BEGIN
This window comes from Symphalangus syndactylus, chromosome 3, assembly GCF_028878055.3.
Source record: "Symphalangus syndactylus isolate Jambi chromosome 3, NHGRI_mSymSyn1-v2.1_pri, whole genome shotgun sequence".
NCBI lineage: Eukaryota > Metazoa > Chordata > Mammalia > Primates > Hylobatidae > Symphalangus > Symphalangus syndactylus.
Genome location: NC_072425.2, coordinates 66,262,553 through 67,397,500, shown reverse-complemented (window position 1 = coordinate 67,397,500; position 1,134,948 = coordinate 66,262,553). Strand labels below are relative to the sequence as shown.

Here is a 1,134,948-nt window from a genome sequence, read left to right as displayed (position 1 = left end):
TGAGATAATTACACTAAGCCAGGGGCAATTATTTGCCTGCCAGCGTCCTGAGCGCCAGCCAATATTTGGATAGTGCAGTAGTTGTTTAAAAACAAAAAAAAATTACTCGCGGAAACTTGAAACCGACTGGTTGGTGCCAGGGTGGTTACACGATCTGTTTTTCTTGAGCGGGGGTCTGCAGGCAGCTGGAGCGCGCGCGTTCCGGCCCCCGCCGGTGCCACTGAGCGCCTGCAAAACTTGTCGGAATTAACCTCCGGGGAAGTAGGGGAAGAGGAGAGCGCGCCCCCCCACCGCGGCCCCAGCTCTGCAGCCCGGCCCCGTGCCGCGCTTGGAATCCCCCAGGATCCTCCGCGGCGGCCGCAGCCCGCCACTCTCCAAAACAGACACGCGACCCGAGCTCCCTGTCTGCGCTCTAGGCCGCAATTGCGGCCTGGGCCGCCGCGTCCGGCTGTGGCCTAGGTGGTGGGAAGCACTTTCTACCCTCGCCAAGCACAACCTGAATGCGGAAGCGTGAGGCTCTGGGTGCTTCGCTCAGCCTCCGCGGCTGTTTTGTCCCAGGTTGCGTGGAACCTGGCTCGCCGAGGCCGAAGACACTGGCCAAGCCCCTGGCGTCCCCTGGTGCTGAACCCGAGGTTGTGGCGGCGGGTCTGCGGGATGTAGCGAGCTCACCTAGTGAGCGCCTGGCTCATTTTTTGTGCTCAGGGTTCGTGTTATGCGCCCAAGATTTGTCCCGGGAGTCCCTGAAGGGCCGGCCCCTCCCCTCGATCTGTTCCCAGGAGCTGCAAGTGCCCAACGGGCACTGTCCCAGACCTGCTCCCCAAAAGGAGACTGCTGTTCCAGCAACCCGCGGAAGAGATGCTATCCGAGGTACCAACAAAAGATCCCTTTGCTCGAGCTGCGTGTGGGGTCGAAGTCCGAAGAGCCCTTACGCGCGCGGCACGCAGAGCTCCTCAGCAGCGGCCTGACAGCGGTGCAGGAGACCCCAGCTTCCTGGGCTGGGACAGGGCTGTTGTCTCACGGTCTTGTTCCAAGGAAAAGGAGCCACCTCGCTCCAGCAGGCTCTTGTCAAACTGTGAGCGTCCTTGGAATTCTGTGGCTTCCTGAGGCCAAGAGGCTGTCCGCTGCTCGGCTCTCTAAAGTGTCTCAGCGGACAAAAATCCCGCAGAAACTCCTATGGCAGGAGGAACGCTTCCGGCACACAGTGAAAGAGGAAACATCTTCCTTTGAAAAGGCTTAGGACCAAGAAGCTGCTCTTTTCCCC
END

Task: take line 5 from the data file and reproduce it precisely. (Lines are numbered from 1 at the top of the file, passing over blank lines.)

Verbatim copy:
Here is a 1,134,948-nt window from a genome sequence, read left to right as displayed (position 1 = left end):